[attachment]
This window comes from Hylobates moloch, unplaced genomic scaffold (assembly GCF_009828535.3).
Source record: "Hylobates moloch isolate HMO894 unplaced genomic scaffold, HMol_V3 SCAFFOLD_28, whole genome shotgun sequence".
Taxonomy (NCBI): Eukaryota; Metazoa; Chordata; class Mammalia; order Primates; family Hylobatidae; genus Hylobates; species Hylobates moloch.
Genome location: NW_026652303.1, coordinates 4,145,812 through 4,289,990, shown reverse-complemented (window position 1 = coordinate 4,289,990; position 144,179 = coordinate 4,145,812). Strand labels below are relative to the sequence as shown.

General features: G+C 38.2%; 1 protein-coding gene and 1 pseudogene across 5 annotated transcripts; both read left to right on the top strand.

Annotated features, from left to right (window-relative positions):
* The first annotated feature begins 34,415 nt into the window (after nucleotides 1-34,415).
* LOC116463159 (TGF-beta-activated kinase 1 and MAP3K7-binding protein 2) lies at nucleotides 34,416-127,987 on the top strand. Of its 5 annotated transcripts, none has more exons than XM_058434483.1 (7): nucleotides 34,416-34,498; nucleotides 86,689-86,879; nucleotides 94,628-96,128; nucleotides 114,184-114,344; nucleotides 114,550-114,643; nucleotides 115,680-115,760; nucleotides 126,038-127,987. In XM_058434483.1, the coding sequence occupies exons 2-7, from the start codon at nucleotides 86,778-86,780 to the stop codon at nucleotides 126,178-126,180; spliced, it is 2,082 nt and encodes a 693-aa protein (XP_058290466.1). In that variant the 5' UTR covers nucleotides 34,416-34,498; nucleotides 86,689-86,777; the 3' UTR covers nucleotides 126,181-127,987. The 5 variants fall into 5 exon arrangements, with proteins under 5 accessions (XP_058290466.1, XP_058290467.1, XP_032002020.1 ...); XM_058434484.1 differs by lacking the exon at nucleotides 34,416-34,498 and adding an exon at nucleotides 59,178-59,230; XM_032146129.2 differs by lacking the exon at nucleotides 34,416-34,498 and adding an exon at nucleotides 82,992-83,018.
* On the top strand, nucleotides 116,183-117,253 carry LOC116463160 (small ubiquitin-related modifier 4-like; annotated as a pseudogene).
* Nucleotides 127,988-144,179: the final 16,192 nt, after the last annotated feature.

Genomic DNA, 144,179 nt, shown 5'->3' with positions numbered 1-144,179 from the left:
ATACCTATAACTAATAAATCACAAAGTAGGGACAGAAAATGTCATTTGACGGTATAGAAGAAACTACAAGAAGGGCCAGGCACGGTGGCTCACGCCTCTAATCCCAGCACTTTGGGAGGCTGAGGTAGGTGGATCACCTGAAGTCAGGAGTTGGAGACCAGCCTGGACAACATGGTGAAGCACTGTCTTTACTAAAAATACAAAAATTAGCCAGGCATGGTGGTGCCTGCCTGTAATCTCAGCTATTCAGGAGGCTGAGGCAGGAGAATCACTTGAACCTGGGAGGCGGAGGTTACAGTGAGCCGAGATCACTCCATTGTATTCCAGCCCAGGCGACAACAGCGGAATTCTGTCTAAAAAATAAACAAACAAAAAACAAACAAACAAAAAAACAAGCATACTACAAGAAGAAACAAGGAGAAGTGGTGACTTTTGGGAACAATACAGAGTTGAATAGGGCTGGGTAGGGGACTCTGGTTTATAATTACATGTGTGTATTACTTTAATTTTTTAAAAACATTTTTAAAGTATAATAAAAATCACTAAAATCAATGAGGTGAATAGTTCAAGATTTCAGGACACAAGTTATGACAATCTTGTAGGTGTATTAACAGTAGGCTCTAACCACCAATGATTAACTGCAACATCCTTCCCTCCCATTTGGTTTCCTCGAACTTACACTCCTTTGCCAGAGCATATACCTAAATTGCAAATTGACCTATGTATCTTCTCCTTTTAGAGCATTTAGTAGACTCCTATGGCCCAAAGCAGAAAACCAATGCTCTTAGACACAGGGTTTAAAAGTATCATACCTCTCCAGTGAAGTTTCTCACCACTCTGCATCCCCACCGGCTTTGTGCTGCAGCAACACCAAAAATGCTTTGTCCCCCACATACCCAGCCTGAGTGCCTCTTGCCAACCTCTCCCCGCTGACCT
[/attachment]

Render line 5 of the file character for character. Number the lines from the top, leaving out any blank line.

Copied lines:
General features: G+C 38.2%; 1 protein-coding gene and 1 pseudogene across 5 annotated transcripts; both read left to right on the top strand.